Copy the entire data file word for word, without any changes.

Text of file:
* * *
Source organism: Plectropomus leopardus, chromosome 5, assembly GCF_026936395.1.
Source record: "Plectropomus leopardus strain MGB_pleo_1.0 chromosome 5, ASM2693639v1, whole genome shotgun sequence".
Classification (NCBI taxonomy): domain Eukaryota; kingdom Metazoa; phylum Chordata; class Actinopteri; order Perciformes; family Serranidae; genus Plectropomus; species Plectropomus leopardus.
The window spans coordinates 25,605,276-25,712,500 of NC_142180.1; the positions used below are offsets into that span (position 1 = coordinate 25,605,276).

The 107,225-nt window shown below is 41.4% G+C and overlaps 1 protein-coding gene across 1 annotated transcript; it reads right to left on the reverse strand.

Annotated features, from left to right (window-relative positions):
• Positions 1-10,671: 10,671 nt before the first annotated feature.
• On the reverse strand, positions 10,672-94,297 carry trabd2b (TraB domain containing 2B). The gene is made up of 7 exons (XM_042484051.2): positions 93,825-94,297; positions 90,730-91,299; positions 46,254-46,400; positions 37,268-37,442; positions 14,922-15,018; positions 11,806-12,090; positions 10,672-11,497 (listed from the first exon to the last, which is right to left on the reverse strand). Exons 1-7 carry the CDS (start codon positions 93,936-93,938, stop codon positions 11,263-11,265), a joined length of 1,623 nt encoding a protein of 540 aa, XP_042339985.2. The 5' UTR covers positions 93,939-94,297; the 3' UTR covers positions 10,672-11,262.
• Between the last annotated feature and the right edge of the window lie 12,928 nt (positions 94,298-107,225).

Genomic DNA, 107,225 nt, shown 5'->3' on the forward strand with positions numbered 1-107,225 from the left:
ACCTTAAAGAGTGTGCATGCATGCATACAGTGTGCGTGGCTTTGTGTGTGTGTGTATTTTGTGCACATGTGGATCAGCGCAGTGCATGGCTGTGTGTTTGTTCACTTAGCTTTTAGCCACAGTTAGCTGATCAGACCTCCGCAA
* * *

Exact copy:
Source organism: Plectropomus leopardus, chromosome 5, assembly GCF_026936395.1.
Source record: "Plectropomus leopardus strain MGB_pleo_1.0 chromosome 5, ASM2693639v1, whole genome shotgun sequence".
Classification (NCBI taxonomy): domain Eukaryota; kingdom Metazoa; phylum Chordata; class Actinopteri; order Perciformes; family Serranidae; genus Plectropomus; species Plectropomus leopardus.
The window spans coordinates 25,605,276-25,712,500 of NC_142180.1; the positions used below are offsets into that span (position 1 = coordinate 25,605,276).

The 107,225-nt window shown below is 41.4% G+C and overlaps 1 protein-coding gene across 1 annotated transcript; it reads right to left on the reverse strand.

Annotated features, from left to right (window-relative positions):
• Positions 1-10,671: 10,671 nt before the first annotated feature.
• On the reverse strand, positions 10,672-94,297 carry trabd2b (TraB domain containing 2B). The gene is made up of 7 exons (XM_042484051.2): positions 93,825-94,297; positions 90,730-91,299; positions 46,254-46,400; positions 37,268-37,442; positions 14,922-15,018; positions 11,806-12,090; positions 10,672-11,497 (listed from the first exon to the last, which is right to left on the reverse strand). Exons 1-7 carry the CDS (start codon positions 93,936-93,938, stop codon positions 11,263-11,265), a joined length of 1,623 nt encoding a protein of 540 aa, XP_042339985.2. The 5' UTR covers positions 93,939-94,297; the 3' UTR covers positions 10,672-11,262.
• Between the last annotated feature and the right edge of the window lie 12,928 nt (positions 94,298-107,225).

Genomic DNA, 107,225 nt, shown 5'->3' on the forward strand with positions numbered 1-107,225 from the left:
ACCTTAAAGAGTGTGCATGCATGCATACAGTGTGCGTGGCTTTGTGTGTGTGTGTATTTTGTGCACATGTGGATCAGCGCAGTGCATGGCTGTGTGTTTGTTCACTTAGCTTTTAGCCACAGTTAGCTGATCAGACCTCCGCAA